This one’s for the heroes.
A Manhattan City Councilman plans to introduce a bill Thursday to create a local memorial to the front-line workers lost to COVID-19.
“They paid a high price, and we have to honor them for their sacrifice,” Mark Levine (D-Manhattan) told The Post about the tribute.
“Unlike almost any other disaster our city or our country has experienced, we have not publicly identified most of the victims. Frankly we have done very little to, in any public way, to mourn them and that’s particularly unacceptable when it comes to our essential workers who are by any measure disproportionally represented among those we have lost,” Levine said.
The coronavirus has claimed the lives of nearly 24,000 city residents, according to the latest data by the Health Department.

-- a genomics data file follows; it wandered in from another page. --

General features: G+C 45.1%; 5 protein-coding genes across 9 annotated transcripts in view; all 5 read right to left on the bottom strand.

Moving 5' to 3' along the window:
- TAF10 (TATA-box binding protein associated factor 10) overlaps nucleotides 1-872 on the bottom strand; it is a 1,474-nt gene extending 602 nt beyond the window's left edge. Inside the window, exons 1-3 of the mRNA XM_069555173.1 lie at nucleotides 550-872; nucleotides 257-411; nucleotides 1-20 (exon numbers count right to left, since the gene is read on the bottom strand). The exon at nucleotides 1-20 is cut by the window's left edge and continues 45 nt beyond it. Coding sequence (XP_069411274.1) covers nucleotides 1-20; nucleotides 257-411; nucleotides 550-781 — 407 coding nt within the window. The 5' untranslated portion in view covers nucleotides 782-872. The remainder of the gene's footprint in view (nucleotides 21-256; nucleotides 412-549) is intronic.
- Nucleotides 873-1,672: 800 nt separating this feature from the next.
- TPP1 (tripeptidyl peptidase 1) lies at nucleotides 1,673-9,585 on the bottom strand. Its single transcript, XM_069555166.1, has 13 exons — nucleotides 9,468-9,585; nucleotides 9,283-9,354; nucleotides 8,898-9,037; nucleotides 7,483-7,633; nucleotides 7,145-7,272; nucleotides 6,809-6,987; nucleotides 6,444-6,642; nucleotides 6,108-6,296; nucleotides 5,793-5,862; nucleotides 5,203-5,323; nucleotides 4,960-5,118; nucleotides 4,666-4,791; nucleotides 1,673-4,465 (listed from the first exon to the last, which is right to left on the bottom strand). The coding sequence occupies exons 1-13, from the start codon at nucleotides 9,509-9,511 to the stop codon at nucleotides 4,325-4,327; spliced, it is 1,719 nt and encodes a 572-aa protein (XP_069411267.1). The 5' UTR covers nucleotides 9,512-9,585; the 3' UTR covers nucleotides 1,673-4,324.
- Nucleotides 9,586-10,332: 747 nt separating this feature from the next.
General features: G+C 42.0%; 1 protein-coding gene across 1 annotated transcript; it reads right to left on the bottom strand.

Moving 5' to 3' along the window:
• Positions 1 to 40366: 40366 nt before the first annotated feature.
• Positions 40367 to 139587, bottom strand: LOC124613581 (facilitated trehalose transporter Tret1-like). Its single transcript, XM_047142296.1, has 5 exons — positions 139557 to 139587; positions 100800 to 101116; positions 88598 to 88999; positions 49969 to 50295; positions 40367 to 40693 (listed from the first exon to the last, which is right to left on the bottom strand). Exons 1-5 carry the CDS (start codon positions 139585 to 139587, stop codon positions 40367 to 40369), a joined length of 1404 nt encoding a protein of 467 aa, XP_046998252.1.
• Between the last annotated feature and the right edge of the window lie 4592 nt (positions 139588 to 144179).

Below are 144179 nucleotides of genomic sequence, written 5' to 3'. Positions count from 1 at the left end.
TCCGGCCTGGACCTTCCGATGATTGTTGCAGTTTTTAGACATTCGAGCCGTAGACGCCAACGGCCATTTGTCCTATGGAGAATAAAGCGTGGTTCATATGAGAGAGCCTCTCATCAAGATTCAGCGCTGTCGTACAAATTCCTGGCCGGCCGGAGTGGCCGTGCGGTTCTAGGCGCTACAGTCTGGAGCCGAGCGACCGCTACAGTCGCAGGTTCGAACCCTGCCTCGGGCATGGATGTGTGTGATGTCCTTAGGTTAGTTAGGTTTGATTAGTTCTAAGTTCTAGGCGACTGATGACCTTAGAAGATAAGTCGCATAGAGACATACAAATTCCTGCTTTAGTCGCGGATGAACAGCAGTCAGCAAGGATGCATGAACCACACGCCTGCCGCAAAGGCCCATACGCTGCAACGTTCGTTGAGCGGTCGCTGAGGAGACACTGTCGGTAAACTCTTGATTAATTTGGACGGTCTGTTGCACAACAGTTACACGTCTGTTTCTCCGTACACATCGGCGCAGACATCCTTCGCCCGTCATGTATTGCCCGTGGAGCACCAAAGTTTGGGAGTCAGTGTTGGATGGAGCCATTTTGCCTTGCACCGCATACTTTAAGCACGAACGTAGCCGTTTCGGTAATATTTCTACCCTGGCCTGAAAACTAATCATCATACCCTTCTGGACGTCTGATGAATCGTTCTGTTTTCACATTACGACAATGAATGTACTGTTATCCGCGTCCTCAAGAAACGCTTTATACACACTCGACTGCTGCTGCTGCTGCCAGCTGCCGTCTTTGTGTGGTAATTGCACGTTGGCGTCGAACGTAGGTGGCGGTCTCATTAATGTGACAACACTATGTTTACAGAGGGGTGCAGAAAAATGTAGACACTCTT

The memorial would be dedicated to workers who “took risks to care for us and keep our city moving and running and fed,” Levine said. The honorees would include everyone from MTA workers to police officers, nurses and supermarket clerks.
More front-line workers will likely succumb to COVID-19, Levine said but, “It’s not too son to start planning to memorialize those who would sacrifice for us.”
Levine’s bill would create a task force similar to the one that created the National Sept. 11 Memorial. The task force members would include two frontline workers, city commissioners and other people appointed by the mayor and council speaker. Their report would be completed and made public within nine months.
The task force would be responsible for determining the memorial’s design and location, Levine said.